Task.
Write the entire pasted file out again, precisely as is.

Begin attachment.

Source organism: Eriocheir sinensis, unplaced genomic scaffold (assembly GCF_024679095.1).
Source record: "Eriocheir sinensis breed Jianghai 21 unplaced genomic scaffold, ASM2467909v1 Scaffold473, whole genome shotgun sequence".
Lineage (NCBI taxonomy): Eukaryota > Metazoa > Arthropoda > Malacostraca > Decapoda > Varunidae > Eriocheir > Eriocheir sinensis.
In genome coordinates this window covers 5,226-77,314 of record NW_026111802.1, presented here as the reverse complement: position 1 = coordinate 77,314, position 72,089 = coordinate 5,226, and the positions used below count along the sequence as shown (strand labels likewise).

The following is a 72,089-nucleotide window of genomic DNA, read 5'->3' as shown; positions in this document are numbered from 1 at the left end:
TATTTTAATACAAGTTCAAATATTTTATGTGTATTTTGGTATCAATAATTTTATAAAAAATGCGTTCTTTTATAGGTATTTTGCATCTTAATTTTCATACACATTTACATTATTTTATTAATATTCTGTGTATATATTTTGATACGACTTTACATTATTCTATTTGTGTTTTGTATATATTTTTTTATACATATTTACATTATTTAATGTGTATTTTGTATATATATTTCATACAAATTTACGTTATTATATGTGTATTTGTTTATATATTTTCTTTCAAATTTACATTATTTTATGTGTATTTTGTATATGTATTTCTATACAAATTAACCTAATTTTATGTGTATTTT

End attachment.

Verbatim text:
Source organism: Eriocheir sinensis, unplaced genomic scaffold (assembly GCF_024679095.1).
Source record: "Eriocheir sinensis breed Jianghai 21 unplaced genomic scaffold, ASM2467909v1 Scaffold473, whole genome shotgun sequence".
Lineage (NCBI taxonomy): Eukaryota > Metazoa > Arthropoda > Malacostraca > Decapoda > Varunidae > Eriocheir > Eriocheir sinensis.
In genome coordinates this window covers 5,226-77,314 of record NW_026111802.1, presented here as the reverse complement: position 1 = coordinate 77,314, position 72,089 = coordinate 5,226, and the positions used below count along the sequence as shown (strand labels likewise).

The following is a 72,089-nucleotide window of genomic DNA, read 5'->3' as shown; positions in this document are numbered from 1 at the left end:
TATTTTAATACAAGTTCAAATATTTTATGTGTATTTTGGTATCAATAATTTTATAAAAAATGCGTTCTTTTATAGGTATTTTGCATCTTAATTTTCATACACATTTACATTATTTTATTAATATTCTGTGTATATATTTTGATACGACTTTACATTATTCTATTTGTGTTTTGTATATATTTTTTTATACATATTTACATTATTTAATGTGTATTTTGTATATATATTTCATACAAATTTACGTTATTATATGTGTATTTGTTTATATATTTTCTTTCAAATTTACATTATTTTATGTGTATTTTGTATATGTATTTCTATACAAATTAACCTAATTTTATGTGTATTTT